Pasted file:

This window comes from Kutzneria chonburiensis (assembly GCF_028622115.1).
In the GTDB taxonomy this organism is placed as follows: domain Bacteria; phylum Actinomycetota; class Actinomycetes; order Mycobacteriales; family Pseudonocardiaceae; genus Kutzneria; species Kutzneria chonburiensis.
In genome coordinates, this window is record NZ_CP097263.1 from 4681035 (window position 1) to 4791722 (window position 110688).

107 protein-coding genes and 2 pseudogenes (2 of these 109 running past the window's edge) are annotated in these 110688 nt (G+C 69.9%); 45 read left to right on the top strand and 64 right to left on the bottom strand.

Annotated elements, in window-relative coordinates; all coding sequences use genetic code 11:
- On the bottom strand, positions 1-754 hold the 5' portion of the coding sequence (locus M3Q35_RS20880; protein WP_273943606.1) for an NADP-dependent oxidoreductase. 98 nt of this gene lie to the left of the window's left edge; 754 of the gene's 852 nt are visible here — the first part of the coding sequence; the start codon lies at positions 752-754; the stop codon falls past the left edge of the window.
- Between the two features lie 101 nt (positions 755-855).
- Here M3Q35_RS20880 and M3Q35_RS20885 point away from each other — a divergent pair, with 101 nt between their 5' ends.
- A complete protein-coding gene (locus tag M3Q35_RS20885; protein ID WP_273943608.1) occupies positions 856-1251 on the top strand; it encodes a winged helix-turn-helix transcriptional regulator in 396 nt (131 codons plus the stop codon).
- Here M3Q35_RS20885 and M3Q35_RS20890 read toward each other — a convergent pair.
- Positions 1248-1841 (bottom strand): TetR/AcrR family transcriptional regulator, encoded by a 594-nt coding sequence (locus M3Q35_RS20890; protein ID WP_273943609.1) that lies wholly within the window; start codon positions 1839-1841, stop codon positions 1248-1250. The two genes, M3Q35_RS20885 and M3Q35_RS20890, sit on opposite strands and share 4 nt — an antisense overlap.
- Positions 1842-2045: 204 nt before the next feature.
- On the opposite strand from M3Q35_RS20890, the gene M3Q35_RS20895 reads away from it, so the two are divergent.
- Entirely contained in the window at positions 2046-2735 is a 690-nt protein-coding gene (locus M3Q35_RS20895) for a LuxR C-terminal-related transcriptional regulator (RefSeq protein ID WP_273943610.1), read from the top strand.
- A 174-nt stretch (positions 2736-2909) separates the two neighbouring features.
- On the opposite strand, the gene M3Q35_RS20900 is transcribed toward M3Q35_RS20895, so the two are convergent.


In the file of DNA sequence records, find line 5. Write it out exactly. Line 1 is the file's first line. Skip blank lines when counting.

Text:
Annotated elements, in window-relative coordinates; all coding sequences use genetic code 11: